Managing building energy consumption through retro-commissioning
Jul 15, 2013

In 2012, commercial buildings and industrial plants in the U.S. accounted for approximately 50 percent of the nation’s energy consumption, adding up to nearly $400 billion in energy costs.

The biggest contributing factor to the energy expenditure of residential and commercial buildings is heating, ventilating, and air conditioning (HVAC), which also provides the biggest opportunity for energy savings. Depending on your geographical location, climate, and type of building, HVAC and water heating combined may account for as much as 59% of your building’s total energy consumption.

The Federal Better Buildings Challenge, launched in 2011, asks leading organizations to commit to reducing the energy use of their buildings by at least 20 percent over the course of 10 years. Older buildings, or buildings in which the HVAC systems have not been properly maintained, provide an opportunity for significant energy savings and cost reduction through retro-commissioning (RCx). The target 20 percent energy reduction is not only achievable with retro-commissioning — the process of making building systems work at the highest possible performance — but the resulting energy savings can pay for the building enhancements in just over one year. In a 2009 study by Lawrence Berkeley National Laboratory that monitored 643 buildings over ten years, an average of 16% energy savings was experienced by existing buildings, and the typical cost payback was achieved in only 1.1 – 4.2 years.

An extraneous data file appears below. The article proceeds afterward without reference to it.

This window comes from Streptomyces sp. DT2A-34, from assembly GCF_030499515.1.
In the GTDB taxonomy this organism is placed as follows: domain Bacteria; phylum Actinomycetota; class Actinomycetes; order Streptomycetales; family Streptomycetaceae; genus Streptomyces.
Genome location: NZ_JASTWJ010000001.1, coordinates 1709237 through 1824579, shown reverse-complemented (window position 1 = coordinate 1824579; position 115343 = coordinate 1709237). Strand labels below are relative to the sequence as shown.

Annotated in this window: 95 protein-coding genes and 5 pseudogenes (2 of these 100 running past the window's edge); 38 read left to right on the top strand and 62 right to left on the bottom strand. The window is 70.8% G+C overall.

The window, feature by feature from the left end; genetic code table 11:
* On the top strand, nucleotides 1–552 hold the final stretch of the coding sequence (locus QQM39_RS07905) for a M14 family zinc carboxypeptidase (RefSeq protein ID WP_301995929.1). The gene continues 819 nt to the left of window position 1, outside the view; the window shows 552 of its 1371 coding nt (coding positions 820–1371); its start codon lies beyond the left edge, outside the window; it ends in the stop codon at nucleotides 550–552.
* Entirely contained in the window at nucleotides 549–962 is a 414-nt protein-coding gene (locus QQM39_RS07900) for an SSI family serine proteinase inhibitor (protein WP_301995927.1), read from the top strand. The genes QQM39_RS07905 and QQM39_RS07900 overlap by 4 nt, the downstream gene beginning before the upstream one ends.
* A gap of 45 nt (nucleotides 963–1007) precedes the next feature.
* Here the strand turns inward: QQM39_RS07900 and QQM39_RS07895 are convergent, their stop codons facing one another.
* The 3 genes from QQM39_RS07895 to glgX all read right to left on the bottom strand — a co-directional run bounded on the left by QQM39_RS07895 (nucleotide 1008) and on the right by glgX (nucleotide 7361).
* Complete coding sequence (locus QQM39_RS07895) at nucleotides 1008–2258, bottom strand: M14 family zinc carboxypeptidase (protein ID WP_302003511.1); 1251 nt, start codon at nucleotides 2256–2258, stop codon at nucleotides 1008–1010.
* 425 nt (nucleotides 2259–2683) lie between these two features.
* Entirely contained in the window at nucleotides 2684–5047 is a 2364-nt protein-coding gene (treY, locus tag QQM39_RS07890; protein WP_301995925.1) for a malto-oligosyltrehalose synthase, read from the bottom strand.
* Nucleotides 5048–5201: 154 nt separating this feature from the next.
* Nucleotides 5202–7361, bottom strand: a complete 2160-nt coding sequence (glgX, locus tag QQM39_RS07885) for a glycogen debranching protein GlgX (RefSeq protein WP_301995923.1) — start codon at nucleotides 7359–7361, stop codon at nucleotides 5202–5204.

If you are considering retro-commissioning for your building, our Purchase Guide to Retro-Commissioning can help you find an agent with the proper qualifications and experience. A typical RCx project will include the following approaches:

  • Make sure systems are off when not needed. Building Automation can create significant energy reduction and cost savings in the areas of lighting, Variable Air Volume (VAV) Retrofit, and Replace Roof-top HVAC units.
  • Make sure systems are working properly when running. Even minor changes or small upgrades to a building’s systems can put an end to energy leaks or inefficient equipment that results in rising energy costs.
  • Look for ways to improve energy usage. Several areas of improvement are available to building owners, including replacing old and inefficient lighting; replacing old HVAC units; improving the building envelope to prevent energy loss through cracks, windows, insulation, and doors; improving control systems; using high-efficiency motors; and changing to low-flow water fixtures.

For more information about the potential cost-savings and energy reductions available through retro-commissioning, contact sys-tek or sign up for a free RCx analysis.